Black Swan's player missed the first Game session, which is why the character is absent from the fight with the villains. This sometimes happens in a game. If you're lucky, you can work the plot around the missing character (as here: because we were just staring out it was easy to just exclude her). If we stopped the last session at a point where the character has to be present, I can play the character, keeping it in the background as much as possible and hopefully being true to what the player would have wanted to do, but I really don't like doing that. Worst case scenario, we abandoned that week's Game and played Star Fleet Battles (or something) instead.

 

VILLAINS

The four villains weren't particularly well fleshed out, as they were really only there to introduce the players to the combat rules and I never expected to use them again (as I knew I would move the action to the 20th century). The most notable thing about them was the name "Killervolt", which I really liked. I have a thing about names that are puns.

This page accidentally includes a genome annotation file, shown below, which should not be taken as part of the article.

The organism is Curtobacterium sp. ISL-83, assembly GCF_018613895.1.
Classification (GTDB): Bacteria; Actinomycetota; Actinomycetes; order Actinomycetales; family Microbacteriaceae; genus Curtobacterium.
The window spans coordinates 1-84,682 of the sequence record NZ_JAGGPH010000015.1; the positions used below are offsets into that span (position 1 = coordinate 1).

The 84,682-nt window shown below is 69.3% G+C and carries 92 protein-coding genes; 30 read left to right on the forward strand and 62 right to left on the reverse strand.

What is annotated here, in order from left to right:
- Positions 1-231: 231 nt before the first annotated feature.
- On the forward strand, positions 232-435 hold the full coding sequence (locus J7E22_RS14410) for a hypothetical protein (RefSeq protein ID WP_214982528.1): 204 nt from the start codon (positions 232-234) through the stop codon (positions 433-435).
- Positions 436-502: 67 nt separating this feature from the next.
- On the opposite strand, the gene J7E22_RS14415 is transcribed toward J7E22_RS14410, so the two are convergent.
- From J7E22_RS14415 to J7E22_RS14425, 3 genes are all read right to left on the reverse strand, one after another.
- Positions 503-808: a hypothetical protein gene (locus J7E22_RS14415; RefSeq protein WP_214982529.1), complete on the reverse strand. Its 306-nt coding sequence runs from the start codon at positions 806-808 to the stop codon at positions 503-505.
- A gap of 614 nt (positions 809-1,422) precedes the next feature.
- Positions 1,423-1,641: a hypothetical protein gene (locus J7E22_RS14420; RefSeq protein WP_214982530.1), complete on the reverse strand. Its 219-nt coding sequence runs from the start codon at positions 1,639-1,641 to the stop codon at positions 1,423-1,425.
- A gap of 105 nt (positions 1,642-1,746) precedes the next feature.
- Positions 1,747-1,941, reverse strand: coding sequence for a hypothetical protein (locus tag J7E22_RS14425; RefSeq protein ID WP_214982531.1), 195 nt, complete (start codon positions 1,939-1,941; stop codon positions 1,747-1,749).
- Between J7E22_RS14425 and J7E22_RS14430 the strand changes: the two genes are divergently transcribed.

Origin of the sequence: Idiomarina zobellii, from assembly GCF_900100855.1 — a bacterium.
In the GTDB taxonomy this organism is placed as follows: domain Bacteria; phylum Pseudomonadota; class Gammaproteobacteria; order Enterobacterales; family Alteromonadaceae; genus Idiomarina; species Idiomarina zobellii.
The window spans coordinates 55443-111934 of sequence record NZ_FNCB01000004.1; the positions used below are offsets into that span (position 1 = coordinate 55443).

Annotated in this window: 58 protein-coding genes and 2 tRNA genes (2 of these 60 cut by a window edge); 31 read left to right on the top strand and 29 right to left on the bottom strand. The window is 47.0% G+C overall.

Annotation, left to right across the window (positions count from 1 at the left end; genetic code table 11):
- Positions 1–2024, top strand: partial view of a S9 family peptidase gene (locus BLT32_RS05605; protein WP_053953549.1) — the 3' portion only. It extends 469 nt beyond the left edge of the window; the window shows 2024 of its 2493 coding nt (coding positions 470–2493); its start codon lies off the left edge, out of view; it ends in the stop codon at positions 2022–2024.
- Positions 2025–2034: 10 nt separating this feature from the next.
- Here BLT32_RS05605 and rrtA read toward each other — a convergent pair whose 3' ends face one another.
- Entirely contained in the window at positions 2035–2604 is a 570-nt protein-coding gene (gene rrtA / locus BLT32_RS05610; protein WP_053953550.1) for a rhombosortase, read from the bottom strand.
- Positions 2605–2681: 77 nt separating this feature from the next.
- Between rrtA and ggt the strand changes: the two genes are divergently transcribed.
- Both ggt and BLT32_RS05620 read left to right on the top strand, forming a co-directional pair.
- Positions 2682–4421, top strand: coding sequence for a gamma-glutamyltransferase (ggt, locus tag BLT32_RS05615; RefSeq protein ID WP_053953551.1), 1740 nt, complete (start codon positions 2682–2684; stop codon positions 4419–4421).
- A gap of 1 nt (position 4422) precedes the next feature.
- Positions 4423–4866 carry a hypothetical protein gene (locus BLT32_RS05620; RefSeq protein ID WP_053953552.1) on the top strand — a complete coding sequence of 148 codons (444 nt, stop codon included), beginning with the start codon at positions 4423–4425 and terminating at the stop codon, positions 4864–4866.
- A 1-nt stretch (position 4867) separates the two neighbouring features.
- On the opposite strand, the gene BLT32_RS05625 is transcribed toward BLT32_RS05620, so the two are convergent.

CHIEF KADNEZ

This is a deliberate homage to Chief Zendak, the head of the Science Police in the Legion of Super-Heroes (DC Comics).

 

CARL ZOD

Confession time: Carl Zod, probably the most hated name in the whole Game, was a slip of the tongue. I wanted to call him "Professor Z" as a joke version of the X-men's "Professor X". But on the day of the Game, when I introduced him, for some unfathomable reason I said "Zod" instead of "Zed". I let it stick, and the rest is history. It had nothing to so with Superman's Zod, as some people have assumed.

 

1987

If you think about it, the whole plot of vanishing time is ridiculous. Going back in time to stop ... something nebulous that's erasing the timeline. I actually had a whole physics of time travel worked out, explaining how alternate and vanishing timelines worked, and why you have a week of "your time" before you need to go back 400 years to stop it. But even so, I still can't understand why nobody (no player) ever asked "What if it's our intervention which causes it?" Luckily, suspension of disbelief won, otherwise there may never have been a Game.